Among surveyed nephrologists, familiarity with Roche’s Mircera is low, but is still second highest among six late-stage renal therapies in development, BioTrends Research Group reported.
Mircera is an erythropoietin receptor activator indicated for the treatment of symptomatic anemia in chronic kidney disease, which received FDA approval in November 2007. After reviewing a brief product profile, 49% of physicians said they are highly interested in Mircera and believe that more than 40% of their chronic kidney disease–non-dialysis (CKD-ND) and 40% of dialysis patients are likely Mircera candidates.
The TreatmentTrends: US Nephrology Q3 2013 report also found that surveyed nephrologists have low familiarity with Injectafer—an IV iron product from American Regent approved in July 2013. Seventy percent of surveyed nephrologists reported low familiarity. Interest among respondents was moderate and 25% of their CKD-ND patients are likely Injectafer candidates.
Mean familiarity ratings for Keryx Pharmaceutical’s iron-based phosphate binder Zerenex increased significantly over the same quarter last year, likely because of the recent NDA submission and ongoing press and clinical activity. After reading a brief Zerenex product profile, most physicians expressed a preference to use it in dialysis patients versus CKD-ND patients.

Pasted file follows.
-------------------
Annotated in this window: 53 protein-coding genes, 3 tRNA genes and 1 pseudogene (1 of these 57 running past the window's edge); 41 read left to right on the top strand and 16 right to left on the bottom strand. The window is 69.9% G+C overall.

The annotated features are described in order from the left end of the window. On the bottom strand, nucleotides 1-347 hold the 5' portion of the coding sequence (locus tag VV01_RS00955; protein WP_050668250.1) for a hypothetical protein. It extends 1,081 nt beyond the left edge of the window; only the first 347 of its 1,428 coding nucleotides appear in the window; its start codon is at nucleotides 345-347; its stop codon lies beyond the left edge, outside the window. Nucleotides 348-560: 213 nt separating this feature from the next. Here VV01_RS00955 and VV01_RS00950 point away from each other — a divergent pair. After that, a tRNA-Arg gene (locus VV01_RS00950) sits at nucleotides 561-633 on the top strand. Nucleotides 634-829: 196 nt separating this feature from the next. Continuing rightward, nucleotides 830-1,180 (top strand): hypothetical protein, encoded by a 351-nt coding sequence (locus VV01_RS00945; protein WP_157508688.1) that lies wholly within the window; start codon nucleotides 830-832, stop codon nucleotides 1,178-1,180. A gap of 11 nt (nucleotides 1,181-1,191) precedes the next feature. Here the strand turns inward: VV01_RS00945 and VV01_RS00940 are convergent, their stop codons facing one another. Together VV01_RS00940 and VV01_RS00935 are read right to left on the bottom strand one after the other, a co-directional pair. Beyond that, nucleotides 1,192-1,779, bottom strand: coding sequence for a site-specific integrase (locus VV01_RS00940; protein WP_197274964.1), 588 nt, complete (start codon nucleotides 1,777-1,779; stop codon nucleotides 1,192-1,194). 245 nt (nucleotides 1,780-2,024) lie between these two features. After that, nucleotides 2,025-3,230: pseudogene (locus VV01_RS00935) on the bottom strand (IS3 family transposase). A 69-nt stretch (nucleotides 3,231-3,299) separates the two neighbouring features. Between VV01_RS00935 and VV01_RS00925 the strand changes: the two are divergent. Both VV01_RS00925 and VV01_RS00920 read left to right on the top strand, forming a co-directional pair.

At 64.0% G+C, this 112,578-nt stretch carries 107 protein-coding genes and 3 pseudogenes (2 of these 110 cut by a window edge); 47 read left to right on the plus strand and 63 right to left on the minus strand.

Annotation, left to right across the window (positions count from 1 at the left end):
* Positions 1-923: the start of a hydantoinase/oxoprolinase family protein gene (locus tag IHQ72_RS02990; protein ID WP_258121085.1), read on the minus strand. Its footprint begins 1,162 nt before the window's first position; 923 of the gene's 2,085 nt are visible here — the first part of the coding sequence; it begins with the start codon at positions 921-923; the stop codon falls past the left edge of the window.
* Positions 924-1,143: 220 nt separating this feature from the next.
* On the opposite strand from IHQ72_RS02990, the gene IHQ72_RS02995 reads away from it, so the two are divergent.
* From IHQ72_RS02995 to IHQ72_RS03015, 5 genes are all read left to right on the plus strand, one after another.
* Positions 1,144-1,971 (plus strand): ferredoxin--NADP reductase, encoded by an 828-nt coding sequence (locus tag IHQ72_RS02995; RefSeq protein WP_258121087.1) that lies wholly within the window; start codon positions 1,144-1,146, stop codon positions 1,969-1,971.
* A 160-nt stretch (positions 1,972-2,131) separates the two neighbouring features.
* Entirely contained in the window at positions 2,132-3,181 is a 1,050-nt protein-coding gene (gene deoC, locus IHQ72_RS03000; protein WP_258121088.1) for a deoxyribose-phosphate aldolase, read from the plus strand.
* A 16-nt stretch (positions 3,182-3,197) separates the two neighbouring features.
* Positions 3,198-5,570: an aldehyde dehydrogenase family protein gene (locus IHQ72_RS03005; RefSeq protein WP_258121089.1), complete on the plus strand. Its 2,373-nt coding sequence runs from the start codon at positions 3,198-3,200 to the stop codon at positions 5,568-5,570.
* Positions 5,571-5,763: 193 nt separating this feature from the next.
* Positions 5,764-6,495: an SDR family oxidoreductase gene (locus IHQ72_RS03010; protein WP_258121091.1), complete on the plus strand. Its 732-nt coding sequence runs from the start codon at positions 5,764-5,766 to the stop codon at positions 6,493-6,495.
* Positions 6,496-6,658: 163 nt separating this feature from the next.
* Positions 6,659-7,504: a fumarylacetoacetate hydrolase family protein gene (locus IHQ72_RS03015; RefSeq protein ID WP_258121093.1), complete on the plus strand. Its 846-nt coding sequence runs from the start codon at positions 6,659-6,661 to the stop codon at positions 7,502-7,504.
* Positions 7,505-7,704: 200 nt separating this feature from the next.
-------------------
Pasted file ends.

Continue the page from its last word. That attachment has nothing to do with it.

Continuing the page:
“Mircera, Injectafer and Zerenex, coupled together, could have a significant impact on the U.S. renal anemia market in the coming years,” said BioTrends Research Group Director Rob Dubman. “Mircera is a long-acting agent, which may provide greater patient convenience. And recent clinical trial results demonstrate that Ferinject—the brand name of Injectafer in Europe and elsewhere—reduces the need for other forms of anemia management such as erythropoietin stimulating agents and blood transfusions in CKD-ND patients with iron deficiency anemia. Lastly, Zerenex has been shown to reduce the need for ESAs and IV iron in dialysis patients in Phase 3 clinical data.”